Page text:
What if you could really trust that your teen was going to turn out all right?
How would your life be different?  And hers?

How many stressful conversations would be avoided if you weren’t trying to alter the behaviour of your teen?
How much better would your relationship be then?
Might that not have a more positive impact on your child than telling them what to do (however subtly)?

With all the best intentions in the world, can you be sure that your attempts to influence your teen will lead to the best outcome?  Can you be sure?

Ozkan Deligoz copy

How might your teen see herself differently if you had faith in their ability to make the right choices (even though they might not be your right choices)?
Think of the many adults that you know who have horrendous tales of their teen years, but who have made fulfilling lives for themselves as adults – and maybe not in spite of their adolescent experiences but because of them.
How many adults do you know who were ‘good teens’ but are not happy adults.

So can you be sure that what you think is right for your child, is what is right?

Notice when your advice to your teen is driven by fear – fear that she won’t make her own right choices, fear that she won’t know what is best for her, fear that she’ll do something regrettable.
Do you want your child to live as a fear-based adult?  Do you want her to be limited that way?

Do you trust her to want the best for herself?  Are you sure that what drives her decision-making is not as good as what drives your decisions for her?
Would you having faith in her maybe encourage her to take responsibility for herself?

Children do want the best for themselves – even when it doesn’t look like it.

If you feel irritated with me while reading this, because what do I know about your situation, then you’ll be having the same response that I have when I read this kind of stuff.  But, do you know, it works!  I resist it, every time, and it makes me cross while I read it, but if I let it affect how I think, then it makes a difference.  My relationship with my teen softens.  Conflict disappears.  And I don’t wake and worry.

Experiment!

Photo: 123RF by Ozkan Deligoz

Posted on 10 July 2014
Musings: Parenting teenagers, Parenting girls
Tags: , , ,

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Junk food battles

Many teens like to eat junk.

Ruud Morijn

Here are some of the reasons that they like to eat junk:

You don’t want them to eat junk!
Their bodies are changing rapidly and they just don’t know how to get the increased nutrients they need.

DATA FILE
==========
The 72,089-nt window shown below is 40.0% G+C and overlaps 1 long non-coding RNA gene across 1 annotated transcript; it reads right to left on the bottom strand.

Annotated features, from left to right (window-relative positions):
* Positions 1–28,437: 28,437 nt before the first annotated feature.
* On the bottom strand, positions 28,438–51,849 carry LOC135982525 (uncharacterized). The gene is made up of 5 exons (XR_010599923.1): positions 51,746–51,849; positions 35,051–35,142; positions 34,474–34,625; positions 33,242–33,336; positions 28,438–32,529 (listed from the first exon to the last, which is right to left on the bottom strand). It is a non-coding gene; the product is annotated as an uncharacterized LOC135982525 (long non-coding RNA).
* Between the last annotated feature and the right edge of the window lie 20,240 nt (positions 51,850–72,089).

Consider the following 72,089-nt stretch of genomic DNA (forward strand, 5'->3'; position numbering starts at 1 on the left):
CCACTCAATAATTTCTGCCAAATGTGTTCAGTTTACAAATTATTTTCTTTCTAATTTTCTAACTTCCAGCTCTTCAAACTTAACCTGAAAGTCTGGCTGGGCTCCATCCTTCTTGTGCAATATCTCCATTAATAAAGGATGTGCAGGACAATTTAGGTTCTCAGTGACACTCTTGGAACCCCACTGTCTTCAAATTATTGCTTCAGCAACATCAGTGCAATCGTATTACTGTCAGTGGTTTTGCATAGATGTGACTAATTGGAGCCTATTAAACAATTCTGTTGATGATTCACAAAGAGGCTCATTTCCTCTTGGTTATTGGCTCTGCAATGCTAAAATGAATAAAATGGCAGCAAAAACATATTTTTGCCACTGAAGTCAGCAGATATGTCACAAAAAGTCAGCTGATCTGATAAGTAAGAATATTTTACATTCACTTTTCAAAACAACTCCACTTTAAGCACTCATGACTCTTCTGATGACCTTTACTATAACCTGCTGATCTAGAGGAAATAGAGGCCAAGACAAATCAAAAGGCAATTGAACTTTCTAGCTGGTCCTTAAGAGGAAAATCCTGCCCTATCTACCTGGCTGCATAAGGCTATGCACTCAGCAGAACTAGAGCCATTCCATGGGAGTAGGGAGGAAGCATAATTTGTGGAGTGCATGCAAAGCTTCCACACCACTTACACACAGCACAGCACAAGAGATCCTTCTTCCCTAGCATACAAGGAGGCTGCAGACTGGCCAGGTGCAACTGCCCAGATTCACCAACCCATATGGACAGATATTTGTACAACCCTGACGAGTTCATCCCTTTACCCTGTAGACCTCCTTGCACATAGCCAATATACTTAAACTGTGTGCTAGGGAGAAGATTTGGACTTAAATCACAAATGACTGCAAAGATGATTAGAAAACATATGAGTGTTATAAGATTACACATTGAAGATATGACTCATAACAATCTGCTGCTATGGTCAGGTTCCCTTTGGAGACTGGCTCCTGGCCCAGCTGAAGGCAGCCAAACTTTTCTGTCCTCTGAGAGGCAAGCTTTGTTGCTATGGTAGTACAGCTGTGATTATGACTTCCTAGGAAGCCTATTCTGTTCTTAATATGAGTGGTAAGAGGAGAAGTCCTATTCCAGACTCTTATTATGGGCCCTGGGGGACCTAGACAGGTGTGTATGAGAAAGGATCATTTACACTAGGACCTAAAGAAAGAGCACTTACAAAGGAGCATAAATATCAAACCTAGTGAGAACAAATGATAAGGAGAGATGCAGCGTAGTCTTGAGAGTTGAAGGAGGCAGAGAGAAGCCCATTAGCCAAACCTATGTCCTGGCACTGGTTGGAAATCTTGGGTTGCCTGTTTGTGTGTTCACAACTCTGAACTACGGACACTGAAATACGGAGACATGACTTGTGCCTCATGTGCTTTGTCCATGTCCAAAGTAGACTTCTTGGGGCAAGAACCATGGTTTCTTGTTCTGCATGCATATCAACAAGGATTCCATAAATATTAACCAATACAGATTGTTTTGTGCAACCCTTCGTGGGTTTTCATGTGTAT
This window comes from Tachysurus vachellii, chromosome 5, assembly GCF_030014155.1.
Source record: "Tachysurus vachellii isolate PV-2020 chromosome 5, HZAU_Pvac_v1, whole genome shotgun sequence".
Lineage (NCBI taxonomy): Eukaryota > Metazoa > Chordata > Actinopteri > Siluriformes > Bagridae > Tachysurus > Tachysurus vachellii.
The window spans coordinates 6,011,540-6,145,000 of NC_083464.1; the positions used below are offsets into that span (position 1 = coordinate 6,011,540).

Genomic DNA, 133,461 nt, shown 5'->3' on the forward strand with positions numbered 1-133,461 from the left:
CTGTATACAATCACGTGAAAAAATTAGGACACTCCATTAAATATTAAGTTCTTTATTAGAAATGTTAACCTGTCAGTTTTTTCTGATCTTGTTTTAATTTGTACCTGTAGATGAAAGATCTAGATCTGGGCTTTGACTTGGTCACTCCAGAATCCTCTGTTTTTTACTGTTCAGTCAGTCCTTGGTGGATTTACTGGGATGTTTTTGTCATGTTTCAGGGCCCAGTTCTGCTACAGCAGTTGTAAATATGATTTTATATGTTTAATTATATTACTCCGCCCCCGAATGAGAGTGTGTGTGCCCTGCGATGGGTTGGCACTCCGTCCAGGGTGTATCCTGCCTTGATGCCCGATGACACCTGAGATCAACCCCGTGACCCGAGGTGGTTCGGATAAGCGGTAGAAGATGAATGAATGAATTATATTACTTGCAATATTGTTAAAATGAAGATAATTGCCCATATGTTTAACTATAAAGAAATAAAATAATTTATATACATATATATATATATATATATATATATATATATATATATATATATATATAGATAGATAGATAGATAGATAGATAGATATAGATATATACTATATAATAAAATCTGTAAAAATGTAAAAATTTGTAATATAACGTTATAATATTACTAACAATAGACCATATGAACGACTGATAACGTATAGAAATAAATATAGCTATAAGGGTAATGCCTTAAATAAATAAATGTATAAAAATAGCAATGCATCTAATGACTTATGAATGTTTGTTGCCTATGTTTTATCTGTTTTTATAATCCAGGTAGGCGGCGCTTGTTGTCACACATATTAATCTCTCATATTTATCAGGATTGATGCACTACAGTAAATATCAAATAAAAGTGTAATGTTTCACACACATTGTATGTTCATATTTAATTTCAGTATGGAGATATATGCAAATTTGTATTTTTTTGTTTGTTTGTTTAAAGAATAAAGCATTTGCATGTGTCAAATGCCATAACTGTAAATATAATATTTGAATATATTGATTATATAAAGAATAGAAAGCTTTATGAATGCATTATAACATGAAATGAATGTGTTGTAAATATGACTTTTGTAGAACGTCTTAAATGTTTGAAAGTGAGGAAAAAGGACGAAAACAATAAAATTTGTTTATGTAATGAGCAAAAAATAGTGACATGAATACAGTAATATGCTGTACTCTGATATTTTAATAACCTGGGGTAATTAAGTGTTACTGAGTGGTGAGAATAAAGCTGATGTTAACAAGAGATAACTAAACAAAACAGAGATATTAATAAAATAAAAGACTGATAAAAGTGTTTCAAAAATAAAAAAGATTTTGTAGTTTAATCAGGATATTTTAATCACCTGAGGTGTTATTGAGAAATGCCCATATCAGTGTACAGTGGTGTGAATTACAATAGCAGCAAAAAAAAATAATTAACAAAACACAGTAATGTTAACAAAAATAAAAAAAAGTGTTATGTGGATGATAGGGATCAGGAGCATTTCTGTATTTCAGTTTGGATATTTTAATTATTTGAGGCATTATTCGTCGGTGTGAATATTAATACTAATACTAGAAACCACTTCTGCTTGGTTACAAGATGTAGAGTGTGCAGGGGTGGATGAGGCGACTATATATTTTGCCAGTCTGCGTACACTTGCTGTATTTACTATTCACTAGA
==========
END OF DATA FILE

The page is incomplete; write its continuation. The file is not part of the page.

Junk food requires no effort.
Junk food is full of sugar and salt and satisfies a craving.
Teenage girls don’t understand how to manage PMT and food cravings.
Teens are full of feelings they often can’t manage and junk food can numb those feelings.
Junk food feels comforting.

These are all really good reasons.  Junk food can seem to be a good solution.  It works.

Yulia DrozdovaragnarocksenrouteksmVladimir VoroninPlengsak Chuensriwiroj iperlwaraphanAmarita Petcharakul

So, if junk food is serving some of your teens needs, but you’re worried about the longer term effects then here’s two things that work way better than nagging:

1. Stop worrying about the ‘bad food’ and concentrate on providing plenty of good food in appealing ways.

– there is nothing like a good breakfast, lovingly prepared, to set your child up for the day.  A high protein, slow energy release breakfast often leads to teens making healthier food choices throughout the rest of the day.  Fill her up on good nutrition wherever you can and her body will call less for the unhealthy stuff.

Milan Markovic

 2. Think about what junk food is giving your teen, and figure out other ways of meeting those needs.

  • is it hunger or feelings that have her reaching for the crisps or chocolate straight after school?
  • does she need a chat rather than a bowl of sugared cereal just before bed?
  • in the lead up to her period, would a hot bath and easing back on activities help her to avoid devouring a whole packet of biscuits?

Frenk And Danielle Kaufmann 2

You may need to start with yourself – and gently tackle the reasons behind your own unhealthy eating – so that you can model healthy behaviour to your teen.

As parents we often see ourselves in a guiding and influencing role in our children’s lives, but too often we are lazy and believe that we can just tell them what to do.  More powerful is to show them, either by doing it for them first, or by making sure we are doing it ourselves.

Photo: 123RF by Ruud Morijn, Yulia Drozdova, Amarita Petcharakul, ragnarocks, enrouteksm, Vladimir Voronin, waraphan, iperl, Plengsak Chuensriwiroj, Milan Markovic, Frenk And Danielle Kaufmann
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Posted on 6 May 2014
Musings: Parenting teenagers, Parenting girls